Soul Stepper Arin Lawrence Talks That Awesome Rick Owens Fashion Show She Performed In
We were far from the only ones to be seriously stunned by Rick Owens’ above-and-beyond runway step show — it’s being called “one of the most innovative and exciting fashion shows” of recent recall. New York-based singer-songwriter Arin Lawrence, who performed as part of The Soul Steppers (just one of four groups featured in Owens’ show), regaled her story of the show, from its very germination last spring until last week’s ground-breaking performance, in an exclusive interview with BuzzFeed.
On the faces the steppers were making, and how the intensity is somewhat rooted in South African tradition:
I think one of the most noticed things from the eventual show was the faces we were making. Yeah. Rick’s people wanted us to make… intense faces, let’s say. They called them “grit faces.” Now stepping as a greater tradition, it’s rich in history. You’ll get some mixed opinion on this, but a lot of its roots trace back to South African gumboot dances. These were a form of entertainment for the coal miners there, but also became a form of protest by those same miners during the apartheid, when they were working under terrible conditions. Yes, it’s got a combative history on some fronts and so maybe that intensity comes from that … But I think the intensity that Rick saw, that he wanted to tap into specifically, probably came more from the [contemporary] fraternity culture of steppers. In the African-American Greek lettered tradition, there are nine historic black fraternities and sororities known for their stepping. One fraternity in particular, Omega Psi Phi, have a tendency to do what we call screw faces. Rough, tough faces. Grimaces. I think that Rick liked that. And I think that he wanted to pair that expression with female steppers — you know, we’re strong and intense and “fierce.”
On the pre-show fittings:
There were lots of fittings. We all sent in measurements before we even started rehearsing. I do believe some people lost weight as a result of the rehearsal schedule, but there was never any pressure on us to be a particular size. Our groups in New York had two fittings [during the summer], and we all tried on a variety of different designs. There were lots of questions about the material, and how any given piece affected our movement. Once we arrived in Paris we had a final round of fittings, and realized the outfits we’d be wearing were quite different from what we’d seen in New York. I think because of the nature of the show and, yes, the fact that we’re all not model-sized, there had to be some flexibility with the clothes.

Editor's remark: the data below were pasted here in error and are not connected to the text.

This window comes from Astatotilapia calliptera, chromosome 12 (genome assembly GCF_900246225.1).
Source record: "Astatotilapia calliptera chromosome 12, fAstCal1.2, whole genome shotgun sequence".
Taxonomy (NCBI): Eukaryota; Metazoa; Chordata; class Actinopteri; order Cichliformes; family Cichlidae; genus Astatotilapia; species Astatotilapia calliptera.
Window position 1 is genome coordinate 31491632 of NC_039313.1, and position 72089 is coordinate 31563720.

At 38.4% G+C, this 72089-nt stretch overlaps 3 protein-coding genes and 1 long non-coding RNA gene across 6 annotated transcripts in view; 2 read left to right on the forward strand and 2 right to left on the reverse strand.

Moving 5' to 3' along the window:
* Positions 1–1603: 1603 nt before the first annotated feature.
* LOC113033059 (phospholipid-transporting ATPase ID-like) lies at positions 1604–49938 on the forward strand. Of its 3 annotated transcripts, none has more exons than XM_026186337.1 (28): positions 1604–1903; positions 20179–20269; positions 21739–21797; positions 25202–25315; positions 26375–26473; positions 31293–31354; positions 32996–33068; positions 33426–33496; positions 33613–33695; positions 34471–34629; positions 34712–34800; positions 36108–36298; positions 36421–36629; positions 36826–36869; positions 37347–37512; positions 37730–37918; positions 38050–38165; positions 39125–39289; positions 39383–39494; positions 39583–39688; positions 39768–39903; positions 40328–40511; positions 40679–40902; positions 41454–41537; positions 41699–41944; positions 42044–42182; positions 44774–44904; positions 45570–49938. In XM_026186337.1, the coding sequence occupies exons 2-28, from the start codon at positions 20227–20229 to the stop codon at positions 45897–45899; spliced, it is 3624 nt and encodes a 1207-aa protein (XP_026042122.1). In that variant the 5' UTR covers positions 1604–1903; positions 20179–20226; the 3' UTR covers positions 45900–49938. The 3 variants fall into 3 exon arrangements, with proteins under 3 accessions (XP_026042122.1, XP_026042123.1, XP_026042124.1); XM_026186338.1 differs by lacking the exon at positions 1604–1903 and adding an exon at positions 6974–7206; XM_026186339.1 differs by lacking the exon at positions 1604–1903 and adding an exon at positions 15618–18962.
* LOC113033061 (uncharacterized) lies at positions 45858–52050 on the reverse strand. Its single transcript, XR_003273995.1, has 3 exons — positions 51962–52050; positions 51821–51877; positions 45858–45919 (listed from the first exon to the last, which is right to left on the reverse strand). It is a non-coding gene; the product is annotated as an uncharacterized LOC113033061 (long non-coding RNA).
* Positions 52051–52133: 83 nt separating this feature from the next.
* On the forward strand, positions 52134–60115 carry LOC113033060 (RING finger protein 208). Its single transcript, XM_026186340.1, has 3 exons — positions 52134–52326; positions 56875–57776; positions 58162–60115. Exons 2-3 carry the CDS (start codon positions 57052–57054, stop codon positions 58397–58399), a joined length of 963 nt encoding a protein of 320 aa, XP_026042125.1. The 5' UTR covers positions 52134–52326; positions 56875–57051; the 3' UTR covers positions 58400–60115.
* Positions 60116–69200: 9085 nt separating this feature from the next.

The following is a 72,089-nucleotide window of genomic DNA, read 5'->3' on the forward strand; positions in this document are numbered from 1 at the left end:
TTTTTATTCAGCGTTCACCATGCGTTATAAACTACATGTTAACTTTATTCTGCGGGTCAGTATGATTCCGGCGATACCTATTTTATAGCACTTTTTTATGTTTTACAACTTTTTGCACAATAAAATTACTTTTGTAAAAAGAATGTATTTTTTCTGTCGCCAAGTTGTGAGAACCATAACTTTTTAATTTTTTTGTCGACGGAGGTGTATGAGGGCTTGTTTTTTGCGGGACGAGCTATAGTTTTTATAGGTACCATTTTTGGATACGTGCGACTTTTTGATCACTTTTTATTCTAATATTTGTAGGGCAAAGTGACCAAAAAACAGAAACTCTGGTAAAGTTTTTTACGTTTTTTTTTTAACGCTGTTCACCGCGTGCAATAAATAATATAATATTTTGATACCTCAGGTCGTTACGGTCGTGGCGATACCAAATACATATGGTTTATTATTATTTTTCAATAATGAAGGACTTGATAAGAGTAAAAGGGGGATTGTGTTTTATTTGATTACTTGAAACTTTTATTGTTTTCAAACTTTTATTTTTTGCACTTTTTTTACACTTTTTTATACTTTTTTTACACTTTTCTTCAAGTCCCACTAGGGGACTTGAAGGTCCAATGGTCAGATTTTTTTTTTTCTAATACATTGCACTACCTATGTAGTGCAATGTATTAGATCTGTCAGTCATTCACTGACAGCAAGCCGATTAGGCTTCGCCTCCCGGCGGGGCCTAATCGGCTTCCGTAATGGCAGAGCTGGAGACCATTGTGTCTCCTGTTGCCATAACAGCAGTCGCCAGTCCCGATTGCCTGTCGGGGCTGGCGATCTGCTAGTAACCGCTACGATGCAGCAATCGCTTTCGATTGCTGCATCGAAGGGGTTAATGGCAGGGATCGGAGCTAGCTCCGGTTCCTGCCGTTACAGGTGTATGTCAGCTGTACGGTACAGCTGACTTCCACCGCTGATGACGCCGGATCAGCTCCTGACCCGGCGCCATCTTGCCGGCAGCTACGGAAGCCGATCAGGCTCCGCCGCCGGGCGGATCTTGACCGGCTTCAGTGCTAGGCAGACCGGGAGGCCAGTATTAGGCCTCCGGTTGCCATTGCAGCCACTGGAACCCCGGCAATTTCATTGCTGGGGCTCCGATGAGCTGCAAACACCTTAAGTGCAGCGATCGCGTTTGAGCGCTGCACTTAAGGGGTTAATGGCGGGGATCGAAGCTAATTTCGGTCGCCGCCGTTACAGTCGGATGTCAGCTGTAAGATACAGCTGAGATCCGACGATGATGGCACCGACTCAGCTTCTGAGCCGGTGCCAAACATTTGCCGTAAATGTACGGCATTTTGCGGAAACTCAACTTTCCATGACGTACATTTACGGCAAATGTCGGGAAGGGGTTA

On why she and her fellow Soul Steppers decided to appear in the show:
I can’t speak for all 40 of us, but for us Soul Steppers, we did the show because we believe in the power of step. We all felt that this was a huge opportunity for it to be presented on the world stage in an unconventional way, and just to widen the scope of anyone who sees and hears about it. If I go on Instagram and search for “Rick Owens” now there’s a lot about us there, which is weird — but good weird.
On Owens’ choice to include mostly black steppers:
Let’s say Rick wanted stepping in his fashion show but didn’t want any black people. If he’d said, can you have a couple of black steppers teach these white models some moves, I would have had a huge problem with that. We all would have, because it would have been unauthentic. I don’t know how many all-white step teams you know, but if you can find one, by all means call them. And maybe Loretta did find a team and call — as a matter of fact I believe there was a Latina group, but my understanding is they had schedule conflicts they couldn’t resolve. It was about the stepping. Step originated in Africa. Step dancers happen to be black. Stepping remains a tradition mostly within the black community, so Rick got mostly black steppers. You can say it’s racist because our groups’ makeup is homogenous like that, sure. At the end of the day, Rick Owens wanted good steppers and he got good steppers and this is what they look like.
The interview is quite a read, but it’s worth it. Check out the rest at the source! [BuzzFeed]